As I mentioned in my original reply to you, you have to disconnect your HDD to force it to look for an external boot source. But that's just the first step. You then have to experiment with different WinPE boot sources on USB and DVD (GPT/FAT32 or MBR/NTFS, depending on whether UEFI is enabled). DVD is often your best bet.

    If you removed the main and CMOS batteries and held the power button for one minute (or used the battery disconnect button on the bottom) you can reasonably assume that BIOS settings are back to default. That means Fast BIOS Boot should be disabled, so it should look for external boot sources (USB and DVD). And it means UEFI should be at factory default: If the computer is old (before Win8) you can assume UEFI Boot is disabled so you want to focus on MBR/NTFS boot sources. If the computer came with Win8 or later, you can assume it has SecureBoot with OS Mode Selection set to UEFI OS, so you want to focus on GPT/FAT32 boot sources.

    If I could tell you one thing to do that would fix it, I would. It really is a project. Basically your computer is bricked when NVRAM is corrupted. If you were to contact Samsung, they would just replace the motherboard. But as described in that thread I linked (and the other threads linked within it) many people have fixed it by finding a way to boot WinPE and clear their NVRAM using the flashing utility extracted from a BIOS update file for their model.

    You previously asked about re-flashing your BIOS with an EEPROM programmer. If you have access to one and are able to remove your BIOS chip from the motherboard (some are soldered, some are socketed) then it may well be the simplest fix in your case. You will still need the ROM file for your model. How to locate, download and extract that is discussed in our BIOS Rollback thread.

    Good luck to you. Once again please keep us posted on your progress.
     
    Last edited: Jun 13, 2020
  7. fk74

    fk74 Newbie

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  8. Dannemand

    Dannemand Decidedly Moderate Super Moderator

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    I don't think I've heard of users here whose CMOS batteries died. As far as I can tell, these things last longer than any laptop realistically does.

    Personally I haven't replaced the CMOS battery in my Samsung NP700Z3A, which is now 8 years old (and which probably sat in inventory 6+ months before I bought it).

    But if your laptop was in a closet for 4 years, and seems to not remember BIOS settings, then I guess replacing it couldn't hurt.

    Edit: I just checked SamsungParts.com for a CMOS battery for your model NP530U3C, but didn't find any. If the battery itself is a CR2032 (as seems common) and the harness and connector fits, I imagine it would be fine.
     
  9. plarfman

    plarfman Notebook Enthusiast

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    Hey there, i had the same issue as you, i fixed it by doing this, i plugged in a windows 8.1 to go drive through usb and pressing f9 booted for me to it, i ran Samsungs biosupdate.exe and it said i had a new bios update i clicked on update and it took about a minute to flash the bios which clears the nvram the bios will boot and the boot menu will no longer be empty and the laptop will boot, if u want to install linux next time (i assume you did) then never choose uefi and stay on legacy however just windows on uefi dosent corrupt nvram well atleast for me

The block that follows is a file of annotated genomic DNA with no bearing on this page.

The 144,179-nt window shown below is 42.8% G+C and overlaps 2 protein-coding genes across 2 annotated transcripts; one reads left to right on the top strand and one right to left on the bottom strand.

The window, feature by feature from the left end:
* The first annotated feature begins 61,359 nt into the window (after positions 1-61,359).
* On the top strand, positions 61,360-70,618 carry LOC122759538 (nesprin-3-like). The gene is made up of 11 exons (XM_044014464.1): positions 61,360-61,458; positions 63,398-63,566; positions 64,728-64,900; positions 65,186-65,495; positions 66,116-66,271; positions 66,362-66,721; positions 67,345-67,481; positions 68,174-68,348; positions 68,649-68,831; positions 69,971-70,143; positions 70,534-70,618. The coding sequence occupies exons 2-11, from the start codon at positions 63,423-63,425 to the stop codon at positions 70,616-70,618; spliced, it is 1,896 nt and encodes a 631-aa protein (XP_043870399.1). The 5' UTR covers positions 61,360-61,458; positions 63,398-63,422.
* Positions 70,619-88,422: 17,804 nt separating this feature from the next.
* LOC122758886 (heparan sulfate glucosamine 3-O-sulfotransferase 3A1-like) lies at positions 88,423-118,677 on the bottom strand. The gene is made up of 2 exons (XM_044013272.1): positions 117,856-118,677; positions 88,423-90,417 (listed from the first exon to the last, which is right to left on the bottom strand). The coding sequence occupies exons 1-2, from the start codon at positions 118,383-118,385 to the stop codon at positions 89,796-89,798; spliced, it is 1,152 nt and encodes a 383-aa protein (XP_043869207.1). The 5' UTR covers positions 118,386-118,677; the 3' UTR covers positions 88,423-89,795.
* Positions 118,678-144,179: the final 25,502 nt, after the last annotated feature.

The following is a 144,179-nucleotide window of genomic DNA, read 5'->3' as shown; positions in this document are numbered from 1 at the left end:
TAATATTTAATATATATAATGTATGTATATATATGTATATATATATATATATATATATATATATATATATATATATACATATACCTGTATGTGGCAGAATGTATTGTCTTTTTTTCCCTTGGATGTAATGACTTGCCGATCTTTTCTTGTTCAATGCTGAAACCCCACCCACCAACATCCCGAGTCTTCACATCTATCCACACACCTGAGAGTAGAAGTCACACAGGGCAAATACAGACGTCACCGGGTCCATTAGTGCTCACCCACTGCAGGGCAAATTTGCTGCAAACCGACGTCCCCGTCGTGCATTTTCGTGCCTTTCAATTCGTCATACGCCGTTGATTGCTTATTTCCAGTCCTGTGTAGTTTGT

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  10. Dannemand

    Dannemand Decidedly Moderate Super Moderator

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    Thank you for sharing your story here.

    Unfortunately many members here have reported NVRAM corruption who never installed Linux, but who had installed (or even just updated) Windows.

    Before Windows went to UEFI (starting with Win8) almost all cases of NVRAM corruption were indeed from Linux installs, and Samsung laptops became (in)famous for them. That's why Google finds a lot of articles about it.

    But all evidence indicates that the corruption stems from NVRAM storage being overloaded, often after multiple OS installations or updates, each one using some NVRAM storage that never gets cleared. Linux uses more NVRAM storage than Windows (to my understanding) which is why corruption happens more easily. But it can occur just as well with Windows installations.

    My advice is to clear NVRAM preemptively BEFORE performing a new OS installation, while one still has a working Windows.

    Do note that running the BIOS updater only works if BIOS isn't already at the latest version. The vulnerable models are old by now and most units long since updated to latest BIOS version. The best way to clear the NVRAM on those laptops is with the BIOS flashing utility as described in the guide I linked earlier. Dozens of members in that thread (yourself included) have posted their stories. And presumably hundreds others who didn't post have used the instructions.

    You were very lucky that your laptop was able to boot an external USB drive using F9. In most cases that doesn't work, at least not that easily. Being able to boot ANYTHING is usually the biggest challenge in these cases.

    Thanks again for sharing your story and helping others!
     
    Last edited: Jun 19, 2020